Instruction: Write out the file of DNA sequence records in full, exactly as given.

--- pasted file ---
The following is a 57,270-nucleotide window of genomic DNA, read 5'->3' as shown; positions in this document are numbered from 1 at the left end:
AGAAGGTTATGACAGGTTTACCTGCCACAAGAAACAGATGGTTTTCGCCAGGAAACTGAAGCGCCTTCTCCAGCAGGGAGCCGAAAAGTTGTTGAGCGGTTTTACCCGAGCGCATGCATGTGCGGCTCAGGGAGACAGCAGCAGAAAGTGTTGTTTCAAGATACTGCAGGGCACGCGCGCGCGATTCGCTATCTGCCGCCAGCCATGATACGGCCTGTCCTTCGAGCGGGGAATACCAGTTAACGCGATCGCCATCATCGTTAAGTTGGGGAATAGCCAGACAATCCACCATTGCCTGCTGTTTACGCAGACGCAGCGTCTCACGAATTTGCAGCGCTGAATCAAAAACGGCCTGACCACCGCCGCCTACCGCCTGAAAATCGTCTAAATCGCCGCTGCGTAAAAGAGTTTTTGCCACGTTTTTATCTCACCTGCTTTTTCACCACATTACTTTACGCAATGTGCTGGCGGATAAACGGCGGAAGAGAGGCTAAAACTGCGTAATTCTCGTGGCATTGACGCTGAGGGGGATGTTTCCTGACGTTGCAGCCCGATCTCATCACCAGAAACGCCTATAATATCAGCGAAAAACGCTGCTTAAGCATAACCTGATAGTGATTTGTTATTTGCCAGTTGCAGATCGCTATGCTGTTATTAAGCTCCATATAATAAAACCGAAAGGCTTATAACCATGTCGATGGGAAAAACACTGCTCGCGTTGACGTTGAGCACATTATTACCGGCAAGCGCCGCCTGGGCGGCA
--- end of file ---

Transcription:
The following is a 57,270-nucleotide window of genomic DNA, read 5'->3' as shown; positions in this document are numbered from 1 at the left end:
AGAAGGTTATGACAGGTTTACCTGCCACAAGAAACAGATGGTTTTCGCCAGGAAACTGAAGCGCCTTCTCCAGCAGGGAGCCGAAAAGTTGTTGAGCGGTTTTACCCGAGCGCATGCATGTGCGGCTCAGGGAGACAGCAGCAGAAAGTGTTGTTTCAAGATACTGCAGGGCACGCGCGCGCGATTCGCTATCTGCCGCCAGCCATGATACGGCCTGTCCTTCGAGCGGGGAATACCAGTTAACGCGATCGCCATCATCGTTAAGTTGGGGAATAGCCAGACAATCCACCATTGCCTGCTGTTTACGCAGACGCAGCGTCTCACGAATTTGCAGCGCTGAATCAAAAACGGCCTGACCACCGCCGCCTACCGCCTGAAAATCGTCTAAATCGCCGCTGCGTAAAAGAGTTTTTGCCACGTTTTTATCTCACCTGCTTTTTCACCACATTACTTTACGCAATGTGCTGGCGGATAAACGGCGGAAGAGAGGCTAAAACTGCGTAATTCTCGTGGCATTGACGCTGAGGGGGATGTTTCCTGACGTTGCAGCCCGATCTCATCACCAGAAACGCCTATAATATCAGCGAAAAACGCTGCTTAAGCATAACCTGATAGTGATTTGTTATTTGCCAGTTGCAGATCGCTATGCTGTTATTAAGCTCCATATAATAAAACCGAAAGGCTTATAACCATGTCGATGGGAAAAACACTGCTCGCGTTGACGTTGAGCACATTATTACCGGCAAGCGCCGCCTGGGCGGCA